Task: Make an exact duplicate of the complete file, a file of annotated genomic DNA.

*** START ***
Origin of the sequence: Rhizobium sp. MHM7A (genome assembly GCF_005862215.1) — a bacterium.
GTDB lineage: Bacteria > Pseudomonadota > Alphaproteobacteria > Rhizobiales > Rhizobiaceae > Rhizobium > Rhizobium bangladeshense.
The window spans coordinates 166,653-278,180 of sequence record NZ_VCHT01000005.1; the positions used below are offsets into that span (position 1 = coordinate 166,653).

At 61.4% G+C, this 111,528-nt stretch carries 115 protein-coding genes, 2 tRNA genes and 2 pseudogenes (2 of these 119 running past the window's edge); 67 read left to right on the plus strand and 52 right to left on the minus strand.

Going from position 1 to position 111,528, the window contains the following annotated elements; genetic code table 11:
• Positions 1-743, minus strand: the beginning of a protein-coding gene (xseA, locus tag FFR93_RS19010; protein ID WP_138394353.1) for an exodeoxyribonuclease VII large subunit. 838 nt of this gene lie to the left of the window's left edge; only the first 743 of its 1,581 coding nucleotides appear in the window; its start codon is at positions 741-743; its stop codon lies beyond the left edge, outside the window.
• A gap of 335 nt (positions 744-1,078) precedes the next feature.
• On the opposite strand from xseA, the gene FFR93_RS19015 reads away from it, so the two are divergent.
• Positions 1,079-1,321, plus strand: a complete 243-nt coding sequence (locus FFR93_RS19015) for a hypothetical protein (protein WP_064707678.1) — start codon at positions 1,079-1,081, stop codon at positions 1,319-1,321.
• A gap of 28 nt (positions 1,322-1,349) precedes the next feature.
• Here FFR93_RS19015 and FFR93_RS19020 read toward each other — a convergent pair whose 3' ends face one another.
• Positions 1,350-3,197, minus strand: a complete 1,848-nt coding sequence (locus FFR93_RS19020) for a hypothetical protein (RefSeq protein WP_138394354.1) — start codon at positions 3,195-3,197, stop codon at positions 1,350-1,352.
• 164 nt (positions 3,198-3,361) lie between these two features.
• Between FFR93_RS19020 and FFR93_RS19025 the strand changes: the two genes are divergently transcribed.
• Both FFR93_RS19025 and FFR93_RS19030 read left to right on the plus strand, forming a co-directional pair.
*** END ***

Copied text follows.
Origin of the sequence: Rhizobium sp. MHM7A (genome assembly GCF_005862215.1) — a bacterium.
GTDB lineage: Bacteria > Pseudomonadota > Alphaproteobacteria > Rhizobiales > Rhizobiaceae > Rhizobium > Rhizobium bangladeshense.
The window spans coordinates 166,653-278,180 of sequence record NZ_VCHT01000005.1; the positions used below are offsets into that span (position 1 = coordinate 166,653).

At 61.4% G+C, this 111,528-nt stretch carries 115 protein-coding genes, 2 tRNA genes and 2 pseudogenes (2 of these 119 running past the window's edge); 67 read left to right on the plus strand and 52 right to left on the minus strand.

Going from position 1 to position 111,528, the window contains the following annotated elements; genetic code table 11:
• Positions 1-743, minus strand: the beginning of a protein-coding gene (xseA, locus tag FFR93_RS19010; protein ID WP_138394353.1) for an exodeoxyribonuclease VII large subunit. 838 nt of this gene lie to the left of the window's left edge; only the first 743 of its 1,581 coding nucleotides appear in the window; its start codon is at positions 741-743; its stop codon lies beyond the left edge, outside the window.
• A gap of 335 nt (positions 744-1,078) precedes the next feature.
• On the opposite strand from xseA, the gene FFR93_RS19015 reads away from it, so the two are divergent.
• Positions 1,079-1,321, plus strand: a complete 243-nt coding sequence (locus FFR93_RS19015) for a hypothetical protein (protein WP_064707678.1) — start codon at positions 1,079-1,081, stop codon at positions 1,319-1,321.
• A gap of 28 nt (positions 1,322-1,349) precedes the next feature.
• Here FFR93_RS19015 and FFR93_RS19020 read toward each other — a convergent pair whose 3' ends face one another.
• Positions 1,350-3,197, minus strand: a complete 1,848-nt coding sequence (locus FFR93_RS19020) for a hypothetical protein (RefSeq protein WP_138394354.1) — start codon at positions 3,195-3,197, stop codon at positions 1,350-1,352.
• 164 nt (positions 3,198-3,361) lie between these two features.
• Between FFR93_RS19020 and FFR93_RS19025 the strand changes: the two genes are divergently transcribed.
• Both FFR93_RS19025 and FFR93_RS19030 read left to right on the plus strand, forming a co-directional pair.